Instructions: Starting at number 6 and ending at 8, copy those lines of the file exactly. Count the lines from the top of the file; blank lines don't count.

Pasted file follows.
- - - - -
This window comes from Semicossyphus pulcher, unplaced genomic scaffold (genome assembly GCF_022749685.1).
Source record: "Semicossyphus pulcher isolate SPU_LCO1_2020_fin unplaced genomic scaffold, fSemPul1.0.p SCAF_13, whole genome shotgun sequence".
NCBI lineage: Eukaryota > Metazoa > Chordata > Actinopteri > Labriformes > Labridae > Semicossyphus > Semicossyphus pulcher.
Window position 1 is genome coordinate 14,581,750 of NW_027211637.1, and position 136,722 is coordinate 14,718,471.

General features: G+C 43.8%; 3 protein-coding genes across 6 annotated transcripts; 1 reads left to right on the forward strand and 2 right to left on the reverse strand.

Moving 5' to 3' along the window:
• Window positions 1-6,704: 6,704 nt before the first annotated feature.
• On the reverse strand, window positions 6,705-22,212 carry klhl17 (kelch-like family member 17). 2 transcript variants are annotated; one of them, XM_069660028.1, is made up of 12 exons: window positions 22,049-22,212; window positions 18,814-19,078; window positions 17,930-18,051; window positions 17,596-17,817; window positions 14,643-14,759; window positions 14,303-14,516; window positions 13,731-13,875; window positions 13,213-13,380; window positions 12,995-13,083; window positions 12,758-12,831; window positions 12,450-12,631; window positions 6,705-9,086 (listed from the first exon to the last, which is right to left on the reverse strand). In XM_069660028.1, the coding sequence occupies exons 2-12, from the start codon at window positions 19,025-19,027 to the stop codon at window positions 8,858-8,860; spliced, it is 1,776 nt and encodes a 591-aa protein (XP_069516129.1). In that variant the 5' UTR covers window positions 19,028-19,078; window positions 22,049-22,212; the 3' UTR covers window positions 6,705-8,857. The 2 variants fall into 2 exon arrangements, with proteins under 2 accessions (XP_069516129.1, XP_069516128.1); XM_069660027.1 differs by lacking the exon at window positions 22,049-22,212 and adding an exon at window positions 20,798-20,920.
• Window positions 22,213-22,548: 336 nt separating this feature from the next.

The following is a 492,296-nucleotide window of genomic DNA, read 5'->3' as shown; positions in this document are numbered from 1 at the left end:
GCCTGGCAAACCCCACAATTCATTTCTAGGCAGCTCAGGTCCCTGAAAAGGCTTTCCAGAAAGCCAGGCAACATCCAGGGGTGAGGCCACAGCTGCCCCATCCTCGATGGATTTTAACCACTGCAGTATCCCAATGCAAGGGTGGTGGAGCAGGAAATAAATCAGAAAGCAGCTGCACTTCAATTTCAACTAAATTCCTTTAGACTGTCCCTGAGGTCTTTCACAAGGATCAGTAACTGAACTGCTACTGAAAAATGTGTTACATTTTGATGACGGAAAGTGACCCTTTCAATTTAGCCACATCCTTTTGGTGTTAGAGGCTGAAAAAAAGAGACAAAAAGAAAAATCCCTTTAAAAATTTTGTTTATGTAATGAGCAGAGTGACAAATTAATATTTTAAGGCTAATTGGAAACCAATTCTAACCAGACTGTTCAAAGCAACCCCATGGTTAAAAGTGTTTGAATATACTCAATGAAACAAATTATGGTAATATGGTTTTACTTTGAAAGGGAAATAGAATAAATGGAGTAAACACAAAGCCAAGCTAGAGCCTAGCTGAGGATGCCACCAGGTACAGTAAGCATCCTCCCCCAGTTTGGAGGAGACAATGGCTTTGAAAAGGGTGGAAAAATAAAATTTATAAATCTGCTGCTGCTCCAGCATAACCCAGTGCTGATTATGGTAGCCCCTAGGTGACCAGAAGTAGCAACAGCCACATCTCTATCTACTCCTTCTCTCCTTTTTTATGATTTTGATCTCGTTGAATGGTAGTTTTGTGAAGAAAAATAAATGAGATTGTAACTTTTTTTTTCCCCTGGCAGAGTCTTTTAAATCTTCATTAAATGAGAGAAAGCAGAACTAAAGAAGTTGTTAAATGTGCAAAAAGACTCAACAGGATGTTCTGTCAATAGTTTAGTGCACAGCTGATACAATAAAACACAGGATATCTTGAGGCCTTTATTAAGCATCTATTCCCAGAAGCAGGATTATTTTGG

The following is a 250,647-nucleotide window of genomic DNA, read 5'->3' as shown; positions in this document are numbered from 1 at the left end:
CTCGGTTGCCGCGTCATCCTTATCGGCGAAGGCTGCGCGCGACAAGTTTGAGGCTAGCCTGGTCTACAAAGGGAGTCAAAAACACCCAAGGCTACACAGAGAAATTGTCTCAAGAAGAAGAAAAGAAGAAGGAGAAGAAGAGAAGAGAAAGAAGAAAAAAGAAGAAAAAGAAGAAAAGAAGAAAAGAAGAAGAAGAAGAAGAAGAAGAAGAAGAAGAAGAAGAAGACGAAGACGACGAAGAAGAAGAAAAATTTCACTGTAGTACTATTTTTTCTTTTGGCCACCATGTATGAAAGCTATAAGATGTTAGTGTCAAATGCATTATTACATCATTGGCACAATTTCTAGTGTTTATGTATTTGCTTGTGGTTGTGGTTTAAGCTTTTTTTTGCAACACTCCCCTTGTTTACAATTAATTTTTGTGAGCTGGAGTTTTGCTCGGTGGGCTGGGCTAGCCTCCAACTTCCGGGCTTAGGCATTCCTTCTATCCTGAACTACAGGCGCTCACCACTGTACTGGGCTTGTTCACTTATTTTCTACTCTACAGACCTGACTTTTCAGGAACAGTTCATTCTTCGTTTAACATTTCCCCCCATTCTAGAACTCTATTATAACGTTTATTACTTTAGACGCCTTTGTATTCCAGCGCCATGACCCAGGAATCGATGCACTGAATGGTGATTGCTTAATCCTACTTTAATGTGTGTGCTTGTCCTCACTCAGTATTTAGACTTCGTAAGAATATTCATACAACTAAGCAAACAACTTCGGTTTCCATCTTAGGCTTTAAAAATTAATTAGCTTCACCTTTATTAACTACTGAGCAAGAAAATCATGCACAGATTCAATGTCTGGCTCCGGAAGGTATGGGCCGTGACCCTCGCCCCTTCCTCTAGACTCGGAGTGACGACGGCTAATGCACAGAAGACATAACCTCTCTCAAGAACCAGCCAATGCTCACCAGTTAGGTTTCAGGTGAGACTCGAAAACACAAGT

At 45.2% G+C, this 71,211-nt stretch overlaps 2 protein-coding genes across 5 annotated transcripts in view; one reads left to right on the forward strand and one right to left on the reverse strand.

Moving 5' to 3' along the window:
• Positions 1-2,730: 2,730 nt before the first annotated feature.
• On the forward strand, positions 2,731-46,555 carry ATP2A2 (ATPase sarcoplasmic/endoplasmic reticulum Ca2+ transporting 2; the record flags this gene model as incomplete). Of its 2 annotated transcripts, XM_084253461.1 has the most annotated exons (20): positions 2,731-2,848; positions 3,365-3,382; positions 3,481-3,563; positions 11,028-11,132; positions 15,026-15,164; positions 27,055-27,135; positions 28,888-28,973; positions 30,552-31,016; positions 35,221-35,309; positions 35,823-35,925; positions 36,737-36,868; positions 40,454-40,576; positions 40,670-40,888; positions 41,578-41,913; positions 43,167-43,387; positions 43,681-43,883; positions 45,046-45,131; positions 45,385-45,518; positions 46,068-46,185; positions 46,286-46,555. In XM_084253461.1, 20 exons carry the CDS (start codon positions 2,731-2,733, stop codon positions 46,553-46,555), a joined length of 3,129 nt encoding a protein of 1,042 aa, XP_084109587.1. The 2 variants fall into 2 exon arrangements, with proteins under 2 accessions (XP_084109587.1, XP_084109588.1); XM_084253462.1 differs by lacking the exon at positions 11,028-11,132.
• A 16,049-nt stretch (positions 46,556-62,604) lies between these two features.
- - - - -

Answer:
Moving 5' to 3' along the window:
• Window positions 1-6,704: 6,704 nt before the first annotated feature.
• On the reverse strand, window positions 6,705-22,212 carry klhl17 (kelch-like family member 17). 2 transcript variants are annotated; one of them, XM_069660028.1, is made up of 12 exons: window positions 22,049-22,212; window positions 18,814-19,078; window positions 17,930-18,051; window positions 17,596-17,817; window positions 14,643-14,759; window positions 14,303-14,516; window positions 13,731-13,875; window positions 13,213-13,380; window positions 12,995-13,083; window positions 12,758-12,831; window positions 12,450-12,631; window positions 6,705-9,086 (listed from the first exon to the last, which is right to left on the reverse strand). In XM_069660028.1, the coding sequence occupies exons 2-12, from the start codon at window positions 19,025-19,027 to the stop codon at window positions 8,858-8,860; spliced, it is 1,776 nt and encodes a 591-aa protein (XP_069516129.1). In that variant the 5' UTR covers window positions 19,028-19,078; window positions 22,049-22,212; the 3' UTR covers window positions 6,705-8,857. The 2 variants fall into 2 exon arrangements, with proteins under 2 accessions (XP_069516129.1, XP_069516128.1); XM_069660027.1 differs by lacking the exon at window positions 22,049-22,212 and adding an exon at window positions 20,798-20,920.